Can you spot a fake Birkin above with just a glance? Natalie Wyll and Alexa Ridolfi, the sisters who run A Second Chance Resale, do that for a living, thanks to a $600 billion counterfeit industry. Along with their mother, who founded the Upper East Side store before expanding to Soho’s West Broadway, they’ve become experts at authenticating and valuing designer handbags outlet—especially for the Big Three brands.
“When you purchase a luxury product, you get a lifetime guarantee. Chanel, Hermès, Louis Vuitton—they stand behind their products.” Wyll explained to Racked. “They are investment pieces. and the prices have grown exponentially. When you invest in a knockoff, you’re not investing in anything. You can’t resell it, [and when] it starts wearing or falling apart…you’re kind of at a loss.”
Wyll and Ridolfi gave us side-by-side comparisons of authentic and counterfeit cheap bags online from these brands, pointing out the subtlest of differences that can determine whether they’ll spend upwards of tens of thousands of dollars to purchase a bag from a consignor. Check out their tips below—because even if you can’t afford a Chanel Boy Bag, you can pick up a neat little party trick (that might also upset people).
The Boy Bag, pictured here, is one of Chanel’s most popular purses, a modern take on a classic style. “It’s one of the most expensive Designer bags online they sell, and they’re really hard to get in stores,” which makes it a hot commodity on the resale market—and the counterfeit market, too. Just by looking at the pictures above and below, can you tell which bag is real?
Reminder: Just because a bag comes with an authenticity card doesn’t actually make it authentic—counterfeiters fake those, too In fact, you should always be wary of authenticity cards when buying outside of a brand’s official store: Louis Vuitton and Hermès replica handbags don’t have them, Wyll explained, but fakers will lure unassuming customers with them anyway.
In this case, Wyll could spot the fake bag on the bottom based on her brand knowledge. “I can see that this has a hologram to it,” while authentic authenticity cards just have a gold trim. Other inconsistencies include the font size, the type used for the bag number, and the fake-looking symbol sticker on the upper right corner.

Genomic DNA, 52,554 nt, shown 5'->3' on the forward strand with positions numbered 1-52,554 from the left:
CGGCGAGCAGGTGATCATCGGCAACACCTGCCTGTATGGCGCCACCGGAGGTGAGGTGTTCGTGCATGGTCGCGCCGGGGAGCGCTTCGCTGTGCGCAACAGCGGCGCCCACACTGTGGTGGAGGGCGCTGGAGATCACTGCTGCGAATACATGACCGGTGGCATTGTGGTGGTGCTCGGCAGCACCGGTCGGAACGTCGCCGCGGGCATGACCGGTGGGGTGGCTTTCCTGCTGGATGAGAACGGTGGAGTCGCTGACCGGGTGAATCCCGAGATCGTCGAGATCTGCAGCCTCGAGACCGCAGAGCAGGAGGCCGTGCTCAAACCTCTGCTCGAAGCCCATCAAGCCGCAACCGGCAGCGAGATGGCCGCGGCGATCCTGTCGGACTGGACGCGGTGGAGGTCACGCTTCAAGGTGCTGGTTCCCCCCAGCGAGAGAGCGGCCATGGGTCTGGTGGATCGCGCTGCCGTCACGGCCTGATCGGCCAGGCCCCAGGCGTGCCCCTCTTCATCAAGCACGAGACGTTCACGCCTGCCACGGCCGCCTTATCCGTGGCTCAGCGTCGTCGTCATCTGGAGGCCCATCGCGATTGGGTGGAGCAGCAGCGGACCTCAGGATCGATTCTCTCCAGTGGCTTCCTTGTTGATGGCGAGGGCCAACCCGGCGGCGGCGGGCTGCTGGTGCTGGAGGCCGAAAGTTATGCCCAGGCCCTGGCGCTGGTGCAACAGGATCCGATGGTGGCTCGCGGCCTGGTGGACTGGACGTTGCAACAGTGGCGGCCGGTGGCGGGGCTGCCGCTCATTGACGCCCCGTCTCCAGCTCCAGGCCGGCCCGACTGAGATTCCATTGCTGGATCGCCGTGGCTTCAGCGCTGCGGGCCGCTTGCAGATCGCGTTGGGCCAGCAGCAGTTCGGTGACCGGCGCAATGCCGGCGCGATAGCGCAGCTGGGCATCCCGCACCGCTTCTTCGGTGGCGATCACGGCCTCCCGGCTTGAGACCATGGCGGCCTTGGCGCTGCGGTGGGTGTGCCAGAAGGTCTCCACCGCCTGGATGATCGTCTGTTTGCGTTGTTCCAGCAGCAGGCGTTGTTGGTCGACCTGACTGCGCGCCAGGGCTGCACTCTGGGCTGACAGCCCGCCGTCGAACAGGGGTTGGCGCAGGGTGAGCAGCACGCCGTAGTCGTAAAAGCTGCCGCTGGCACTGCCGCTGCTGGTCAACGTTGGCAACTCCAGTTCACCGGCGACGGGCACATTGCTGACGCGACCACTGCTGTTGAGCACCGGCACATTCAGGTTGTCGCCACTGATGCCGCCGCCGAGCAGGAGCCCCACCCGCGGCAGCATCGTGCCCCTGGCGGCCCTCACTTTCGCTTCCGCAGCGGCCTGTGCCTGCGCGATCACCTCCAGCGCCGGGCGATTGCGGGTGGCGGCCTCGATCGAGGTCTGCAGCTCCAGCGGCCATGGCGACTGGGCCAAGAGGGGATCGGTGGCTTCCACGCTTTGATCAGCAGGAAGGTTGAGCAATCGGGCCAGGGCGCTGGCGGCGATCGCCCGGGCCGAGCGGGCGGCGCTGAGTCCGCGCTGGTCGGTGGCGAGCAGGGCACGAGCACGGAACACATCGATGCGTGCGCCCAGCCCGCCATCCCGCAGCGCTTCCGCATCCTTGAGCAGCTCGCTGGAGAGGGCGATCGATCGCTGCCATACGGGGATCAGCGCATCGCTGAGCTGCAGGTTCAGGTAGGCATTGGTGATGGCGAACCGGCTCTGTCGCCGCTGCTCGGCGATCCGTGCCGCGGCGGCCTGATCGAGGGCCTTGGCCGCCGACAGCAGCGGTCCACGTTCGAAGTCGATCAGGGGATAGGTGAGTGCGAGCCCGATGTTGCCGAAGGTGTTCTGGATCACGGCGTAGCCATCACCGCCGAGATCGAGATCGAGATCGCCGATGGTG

A big indicator is whether the bag has a proper identification stamp. The letters are code for the country in which the bag was made, while the numbers indicate when it was made. The second and fourth numbers stand for the year (so 2008, in this case), while the first and third numbers are for the week in that year (here, the eleventh week).
“First, Louis Vuitton was doing the month and the year” in the stamp number, Wyll said. “Then the counterfeiters caught on, so now they do the week of Designer replica handbags uk the year—a number out of 52 instead of a number out of 12—to throw them off. Also, they started assigning different letters to different regions. CA is not the only two-letter [combination] that is associated with Spain, for example. You could have CA and, like, five other different letter combinations mean Spain.
“It makes our job difficult, too,” she added. “You perfect something, and then they change it because the counterfeiters are on top of it, too.” That’s why a lot of the stamps on fake Designer bags replica are the same as the real ones—so if the stamp looks correct, hunt for other inconsistencies.
First, check out the label stamp on the top of the bag. “You can’t see too much of a difference here, but the stamp…is pretty high and close to the stitching” on the authentic Birkin (left), Ridolfi said. “If you see it in the middle” between the stitching and the lock, that’s a dead giveaway replica handbags. Note how the stamp on the fake bag also appears to sit on top of the leather, while the authentic stamp is really a part of the fabric.
“You also want to make sure [the stamp] is straight,” Wyll added—remember, this detail was a giveaway on the Chanel label. “These are little details, but they make a difference bags outlet.”